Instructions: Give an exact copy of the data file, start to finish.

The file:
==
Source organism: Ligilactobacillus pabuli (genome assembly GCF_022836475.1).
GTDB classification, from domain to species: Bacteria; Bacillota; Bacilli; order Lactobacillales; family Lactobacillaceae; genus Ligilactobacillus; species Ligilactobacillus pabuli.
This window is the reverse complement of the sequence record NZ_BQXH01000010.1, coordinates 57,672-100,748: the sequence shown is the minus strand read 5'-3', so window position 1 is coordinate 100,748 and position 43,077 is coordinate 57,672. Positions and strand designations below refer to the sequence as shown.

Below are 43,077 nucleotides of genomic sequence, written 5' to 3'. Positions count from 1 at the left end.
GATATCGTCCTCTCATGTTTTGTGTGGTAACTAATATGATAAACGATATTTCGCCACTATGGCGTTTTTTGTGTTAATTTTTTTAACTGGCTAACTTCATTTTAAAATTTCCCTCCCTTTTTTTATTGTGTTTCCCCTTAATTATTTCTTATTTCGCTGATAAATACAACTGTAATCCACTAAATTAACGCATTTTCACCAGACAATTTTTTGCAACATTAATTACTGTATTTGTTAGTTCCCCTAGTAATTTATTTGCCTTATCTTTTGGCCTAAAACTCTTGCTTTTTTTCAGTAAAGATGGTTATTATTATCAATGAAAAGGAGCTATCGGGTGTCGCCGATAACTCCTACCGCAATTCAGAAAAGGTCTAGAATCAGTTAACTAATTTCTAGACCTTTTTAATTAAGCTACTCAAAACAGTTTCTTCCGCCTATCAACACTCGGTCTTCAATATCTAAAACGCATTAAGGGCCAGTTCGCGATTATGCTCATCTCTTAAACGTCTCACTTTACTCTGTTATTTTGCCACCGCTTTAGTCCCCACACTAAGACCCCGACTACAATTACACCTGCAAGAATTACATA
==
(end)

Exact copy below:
Source organism: Ligilactobacillus pabuli (genome assembly GCF_022836475.1).
GTDB classification, from domain to species: Bacteria; Bacillota; Bacilli; order Lactobacillales; family Lactobacillaceae; genus Ligilactobacillus; species Ligilactobacillus pabuli.
This window is the reverse complement of the sequence record NZ_BQXH01000010.1, coordinates 57,672-100,748: the sequence shown is the minus strand read 5'-3', so window position 1 is coordinate 100,748 and position 43,077 is coordinate 57,672. Positions and strand designations below refer to the sequence as shown.

Below are 43,077 nucleotides of genomic sequence, written 5' to 3'. Positions count from 1 at the left end.
GATATCGTCCTCTCATGTTTTGTGTGGTAACTAATATGATAAACGATATTTCGCCACTATGGCGTTTTTTGTGTTAATTTTTTTAACTGGCTAACTTCATTTTAAAATTTCCCTCCCTTTTTTTATTGTGTTTCCCCTTAATTATTTCTTATTTCGCTGATAAATACAACTGTAATCCACTAAATTAACGCATTTTCACCAGACAATTTTTTGCAACATTAATTACTGTATTTGTTAGTTCCCCTAGTAATTTATTTGCCTTATCTTTTGGCCTAAAACTCTTGCTTTTTTTCAGTAAAGATGGTTATTATTATCAATGAAAAGGAGCTATCGGGTGTCGCCGATAACTCCTACCGCAATTCAGAAAAGGTCTAGAATCAGTTAACTAATTTCTAGACCTTTTTAATTAAGCTACTCAAAACAGTTTCTTCCGCCTATCAACACTCGGTCTTCAATATCTAAAACGCATTAAGGGCCAGTTCGCGATTATGCTCATCTCTTAAACGTCTCACTTTACTCTGTTATTTTGCCACCGCTTTAGTCCCCACACTAAGACCCCGACTACAATTACACCTGCAAGAATTACATA